Since the arbitrator found that Childress did commit insubordination but nonetheless modified the Company's sanction, the question then becomes one of the relative powers of the Company and the arbitrator under the collective bargaining agreement. The Company successfully argued before the district court that the provisions of Article IX addressing the power to discharge for insubordination unambiguously vested sole discretion with the Company to determine whether a discharge for Childress' insubordination was appropriate. The Union argues that the arbitrator correctly found this provision to be ambiguous and construed the ambiguity to permit arbitral review of the Company's decision to discharge Childress for insubordination. The district court was without authority, the Union argues, to reinterpret the agreement after the arbitrator found it ambiguous. Thus, the central issue is whether determining the appropriate sanction for insubordination is a function delegated solely to the Company or whether it is a matter initially for the Company but subject to review and modification by the arbitrator.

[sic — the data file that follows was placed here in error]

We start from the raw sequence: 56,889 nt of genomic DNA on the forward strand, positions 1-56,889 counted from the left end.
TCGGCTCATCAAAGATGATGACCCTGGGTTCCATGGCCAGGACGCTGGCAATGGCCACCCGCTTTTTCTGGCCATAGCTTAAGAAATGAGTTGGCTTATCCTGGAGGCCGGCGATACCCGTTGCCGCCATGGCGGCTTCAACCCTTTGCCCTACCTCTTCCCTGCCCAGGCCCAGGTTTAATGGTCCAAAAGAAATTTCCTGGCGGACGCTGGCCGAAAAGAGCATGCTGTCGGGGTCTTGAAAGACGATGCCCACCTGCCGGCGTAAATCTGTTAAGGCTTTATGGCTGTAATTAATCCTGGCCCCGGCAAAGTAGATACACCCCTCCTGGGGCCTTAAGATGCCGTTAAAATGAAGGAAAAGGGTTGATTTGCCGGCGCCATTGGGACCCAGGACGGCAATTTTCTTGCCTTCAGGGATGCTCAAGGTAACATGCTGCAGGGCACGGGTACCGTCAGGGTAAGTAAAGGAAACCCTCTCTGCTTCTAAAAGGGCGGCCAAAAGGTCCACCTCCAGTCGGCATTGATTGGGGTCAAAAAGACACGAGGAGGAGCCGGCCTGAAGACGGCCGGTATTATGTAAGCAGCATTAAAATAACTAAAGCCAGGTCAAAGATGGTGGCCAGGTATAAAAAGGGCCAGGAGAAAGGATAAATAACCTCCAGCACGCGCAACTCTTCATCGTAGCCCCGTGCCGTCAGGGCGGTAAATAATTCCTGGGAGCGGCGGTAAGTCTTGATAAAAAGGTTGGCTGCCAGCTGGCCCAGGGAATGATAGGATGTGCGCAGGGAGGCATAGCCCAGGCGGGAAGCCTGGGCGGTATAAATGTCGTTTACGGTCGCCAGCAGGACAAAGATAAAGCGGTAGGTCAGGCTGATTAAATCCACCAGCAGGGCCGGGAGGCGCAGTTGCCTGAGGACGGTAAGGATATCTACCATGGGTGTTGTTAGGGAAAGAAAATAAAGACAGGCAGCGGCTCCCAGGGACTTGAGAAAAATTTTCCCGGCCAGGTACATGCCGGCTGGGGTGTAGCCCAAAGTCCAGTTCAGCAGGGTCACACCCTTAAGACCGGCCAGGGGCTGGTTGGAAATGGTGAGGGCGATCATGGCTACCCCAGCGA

The resolution of this case turns on whether the phrase "without redress" is ambiguous. It is well established that the power to construe ambiguous contract provisions lies with the arbitrator, see, e.g., United Steelworkers of America v. Warrior & Gulf Navigation Co., 363 U.S. 574, 585, 80 S. Ct. 1347, 1354, 4 L. Ed. 2d 1409 (1960) (a court "should view with suspicion an attempt to persuade it to become entangled in the construction of the substantive provisions of a labor agreement"); United Steelworkers of America v. Enterprise Wheel & Car Corp., 363 U.S. 593, 599, 80 S. Ct. 1358, 1362, 4 L. Ed. 2d 1424 (1960) ("the question of interpretation of the collective bargaining agreement is a question for the arbitrator"); Timken Co. v. United Steelworkers of America, 492 F.2d 1178, 1180 (6th Cir. 1974) (" [i]f a collective bargaining agreement is unclear and ambiguous in its terms, its construction should normally be determined by the arbitrator"), and that an arbitrator may reduce an employer's sanction for proven misconduct when the agreement can be fairly interpreted to give the arbitrator that power, see, e.g., Anaconda Co. v. District Lodge No. 27 of the International Association of Machinists, 693 F.2d 35, 37 (6th Cir. 1982) (per curiam); Fabricut, Inc. v. Tulsa General Drivers, Warehousemen and Helpers, Local 523, 597 F.2d 227, 229-30 (10th Cir. 1979); Falls Stamping & Welding Co. v. UAW, 575 F.2d 1191, 1192 (6th Cir. 1978) (per curiam); Timken Co., 492 F.2d at 1180. It is equally well established, however, that an arbitrator cannot ignore plain and unambiguous language in the collective bargaining agreement, see, e.g., Sears, Roebuck & Co. v. Teamsters Local Union No. 243, 683 F.2d 154, 155-56 (6th Cir. 1982) (per curiam), cert. denied, --- U.S. ----, 103 S. Ct. 1274, 75 L. Ed. 2d 495 (1983); Detroit Coil Co. v. International Association of Machinists, Lodge # 82, 594 F.2d 575, 579 (6th Cir. 1979), cert. denied, 444 U.S. 840, 100 S. Ct. 79, 62 L. Ed. 2d 52 (1979), and that an arbitrator may not modify an employer's sanction for employee misconduct when a collective bargaining agreement clearly vests the power to determine appropriate measures with the employer, see, e.g., International Brotherhood of Firemen and Oilers, Local No. 935-B v. Nestle Co., Inc., 630 F.2d 474, 477 (6th Cir. 1980); Mistletoe Express Service v. Motor Expressmen's Union, 566 F.2d 692, 695 (10th Cir. 1977); Amanda Bent Bolt Co. v. UAW, 451 F.2d 1277, 1280 (6th Cir. 1971); Local 342, UAW v. T.R.W., Inc., 402 F.2d 727, 730-31 (6th Cir. 1968), cert. denied, 395 U.S. 910, 89 S. Ct. 1742, 23 L. Ed. 2d 223 (1969). Thus, if the agreement is ambiguous, the arbitrator could construe it as allowing him to modify a sanction for insubordination; if there is any basis for that construction in the agreement, we lack authority to alter the arbitrator's determination. On the other hand, if the agreement unambiguously allocated the power to discharge for insubordination solely to the Company, then the arbitrator was without power to modify the Company's sanction.8